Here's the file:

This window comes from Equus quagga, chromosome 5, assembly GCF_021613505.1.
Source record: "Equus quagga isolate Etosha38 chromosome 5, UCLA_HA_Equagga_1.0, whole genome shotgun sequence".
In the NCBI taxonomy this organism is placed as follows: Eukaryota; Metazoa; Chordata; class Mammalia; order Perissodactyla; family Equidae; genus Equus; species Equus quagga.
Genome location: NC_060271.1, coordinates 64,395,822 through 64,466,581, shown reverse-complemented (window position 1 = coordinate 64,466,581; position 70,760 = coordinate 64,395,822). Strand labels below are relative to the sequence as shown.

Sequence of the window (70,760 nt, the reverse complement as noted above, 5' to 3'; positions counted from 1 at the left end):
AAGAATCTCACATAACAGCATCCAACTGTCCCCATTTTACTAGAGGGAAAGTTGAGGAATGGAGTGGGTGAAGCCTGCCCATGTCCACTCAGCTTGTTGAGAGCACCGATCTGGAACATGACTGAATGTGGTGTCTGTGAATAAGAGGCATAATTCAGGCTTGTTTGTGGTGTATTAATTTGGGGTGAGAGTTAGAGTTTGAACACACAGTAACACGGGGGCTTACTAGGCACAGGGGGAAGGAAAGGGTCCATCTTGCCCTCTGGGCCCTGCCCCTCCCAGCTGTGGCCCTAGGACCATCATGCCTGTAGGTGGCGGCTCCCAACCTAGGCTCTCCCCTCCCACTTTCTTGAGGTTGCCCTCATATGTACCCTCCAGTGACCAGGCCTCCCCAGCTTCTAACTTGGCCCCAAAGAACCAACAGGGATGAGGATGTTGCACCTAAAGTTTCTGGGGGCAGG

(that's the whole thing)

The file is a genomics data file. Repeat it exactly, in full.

This window comes from Equus quagga, chromosome 5, assembly GCF_021613505.1.
Source record: "Equus quagga isolate Etosha38 chromosome 5, UCLA_HA_Equagga_1.0, whole genome shotgun sequence".
In the NCBI taxonomy this organism is placed as follows: Eukaryota; Metazoa; Chordata; class Mammalia; order Perissodactyla; family Equidae; genus Equus; species Equus quagga.
Genome location: NC_060271.1, coordinates 64,395,822 through 64,466,581, shown reverse-complemented (window position 1 = coordinate 64,466,581; position 70,760 = coordinate 64,395,822). Strand labels below are relative to the sequence as shown.

Sequence of the window (70,760 nt, the reverse complement as noted above, 5' to 3'; positions counted from 1 at the left end):
AAGAATCTCACATAACAGCATCCAACTGTCCCCATTTTACTAGAGGGAAAGTTGAGGAATGGAGTGGGTGAAGCCTGCCCATGTCCACTCAGCTTGTTGAGAGCACCGATCTGGAACATGACTGAATGTGGTGTCTGTGAATAAGAGGCATAATTCAGGCTTGTTTGTGGTGTATTAATTTGGGGTGAGAGTTAGAGTTTGAACACACAGTAACACGGGGGCTTACTAGGCACAGGGGGAAGGAAAGGGTCCATCTTGCCCTCTGGGCCCTGCCCCTCCCAGCTGTGGCCCTAGGACCATCATGCCTGTAGGTGGCGGCTCCCAACCTAGGCTCTCCCCTCCCACTTTCTTGAGGTTGCCCTCATATGTACCCTCCAGTGACCAGGCCTCCCCAGCTTCTAACTTGGCCCCAAAGAACCAACAGGGATGAGGATGTTGCACCTAAAGTTTCTGGGGGCAGG